There’s probably no celebrity more devoted to wellness than goop founder, healthy cookbook author, and dance cardio aficionado Gwyneth Paltrow. And now the healthy lifestyle advocate adds non-toxic beauty guru to her resume as the creative director (and investor) of the new 78-piece Juice Beauty Phyto-Pigments Color collection, which debuts today.
Suffice it to say, she’ll be carrying her own (organic-powered) makeup bag to photoshoots now, thank you very much.
Paltrow, who’s often ahead of the healthy curve, has long been sipping green juice for great skin, so it’s not surprising she’d see clean beauty as a field ripe for picking. “Obviously we’re living in an age where we’re all becoming more and more aware of link between what we’re ingesting and adverse effects on our health,” Paltrow tells us, while prepping for the launch and the Golden Globes in the same week.
Clean beauty is the new organic food
“Ten or fifteen years ago with organic food, people didn’t understand it, and now we have this mass movement. [Today] people are really understanding now how absorbent an organ the skin is….how applying toxic chemicals on our skin is not good for us,” she adds. If clean beauty is the next frontier, Paltrow is making sure her wagon’s leading the charge.
And teaming up with Juice Beauty, a high-performance, clean beauty brand with ten years under its belt, gives her a platform to do just that. From its earliest days, Juice Beauty’s founder Karen Behnke, herself a corporate wellness vet, was using fruit actives like malic acid in its signature Green Apple Peel, apple stem cells for anti-aging, and shunning the worst ingredients in skin care.
Juice Beauty Phyto-Pigments Color collection, which includes complexion, eye, and lip products ($20–48, no golden juicer price tags here), shows a similar ethos. Glass bottles and airless pumps to help preserve the foundation and primer, and creamy plant-based formulas with antioxidants and cold-pressed oils might actually be able to improve your skin while you’re wearing it.
“I’ve always set the goal for Juice Beauty to meet or exceed conventional chemical skincare efficacy and makeup vibrancy and wear,” says Behnke, who likes to remind you how unregulated “natural” is as a term. (“Did you know that asbestos is natural? Petroleum is natural too!” she says in a digression that gets you thinking.)
So, what’s the collection like?
A few things the makeup collection really nails: You won’t struggle to get coverage from the Perfecting Concealer and Phyto-Pigments Flawless Serum Foundation. The colors (particularly in the lip crayons and lipsticks) range from the perfectly classic to approachable-trendy, and feel nourishing. And the Ultra-Natural Mascara has a spiral brush that with a bit more practice I might be able to skip using my lash curler. If I were GP, I’d feel confidently primped for sitting in The Tonight Show chair next to Jimmy Fallon promoting my next movie in this makeup: It had surprising staying power.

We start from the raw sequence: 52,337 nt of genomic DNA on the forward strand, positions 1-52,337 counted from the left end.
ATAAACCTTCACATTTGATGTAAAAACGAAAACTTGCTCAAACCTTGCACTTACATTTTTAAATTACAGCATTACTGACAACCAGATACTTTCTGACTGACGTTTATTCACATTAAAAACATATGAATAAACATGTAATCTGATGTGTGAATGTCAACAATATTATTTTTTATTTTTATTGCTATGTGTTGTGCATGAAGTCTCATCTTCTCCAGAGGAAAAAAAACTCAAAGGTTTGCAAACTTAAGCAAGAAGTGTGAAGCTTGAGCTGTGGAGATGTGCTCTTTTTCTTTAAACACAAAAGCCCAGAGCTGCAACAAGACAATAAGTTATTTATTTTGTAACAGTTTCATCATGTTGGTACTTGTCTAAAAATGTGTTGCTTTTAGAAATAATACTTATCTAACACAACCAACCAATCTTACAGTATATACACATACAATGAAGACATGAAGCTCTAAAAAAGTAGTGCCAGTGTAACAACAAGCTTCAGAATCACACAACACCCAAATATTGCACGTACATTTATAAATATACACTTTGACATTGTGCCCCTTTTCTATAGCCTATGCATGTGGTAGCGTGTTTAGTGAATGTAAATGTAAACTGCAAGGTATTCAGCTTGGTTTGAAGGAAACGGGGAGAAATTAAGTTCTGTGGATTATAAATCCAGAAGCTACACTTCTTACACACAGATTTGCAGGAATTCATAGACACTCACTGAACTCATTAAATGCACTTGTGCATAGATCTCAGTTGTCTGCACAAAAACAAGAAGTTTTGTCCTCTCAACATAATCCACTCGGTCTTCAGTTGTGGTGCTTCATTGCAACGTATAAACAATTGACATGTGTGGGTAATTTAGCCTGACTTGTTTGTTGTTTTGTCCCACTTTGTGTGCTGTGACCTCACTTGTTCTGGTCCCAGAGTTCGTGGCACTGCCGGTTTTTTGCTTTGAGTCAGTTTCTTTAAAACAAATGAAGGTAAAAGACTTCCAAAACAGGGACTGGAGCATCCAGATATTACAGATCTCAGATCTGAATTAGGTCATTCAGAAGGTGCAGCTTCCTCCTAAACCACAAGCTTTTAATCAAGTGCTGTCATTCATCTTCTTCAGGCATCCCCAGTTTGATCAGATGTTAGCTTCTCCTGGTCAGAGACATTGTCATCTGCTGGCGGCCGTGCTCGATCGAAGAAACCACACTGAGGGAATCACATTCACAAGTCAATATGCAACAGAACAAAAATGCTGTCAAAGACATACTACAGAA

Behnke says Paltrow’s been “working alongside me and our scientists and our product development team over the past several months, choosing all of the packaging, the color ranges, the final textures.” Still, it would be hard to not capitalize on Paltrow’s (poreless) skin to some degree. So the brand shares how to get her daytime and Hollywood looks, and in every product category, one shade is perfectly matched to Gwyneth, Behnke explains. “For instance, her Flawless Serum Foundation shade is Golden Tan.”
Taking clean beauty mainstream
Paltrow says this isn’t just about putting on a pretty face. “The company is kind of my dream in terms of alignment. I really believe in what Karen is doing for the sustainability of the planet….[she’s] really the leader in these practices. It’s very important as a woman, as a mother, and as someone who preaches a non-toxic lifestyle.”
Sure, Paltrow’s wellness passion (and goop platform) gives Juice Beauty some mega-watt marketing power, but by vouching for the effectiveness and chicness of non-toxic makeup, Paltrow could also help evolve the perception of clean beauty more broadly.
“We now know it’s possible to create luxurious makeup products but without any of the potentially toxic ingredients,” says Paltrow, who might just get women to see that their makeup should be as healthy as their food and workout choices. We’re talking “real makeup with high-power, high-payoff pigments,” she says. And maybe a little bit more. —Melisse Gelula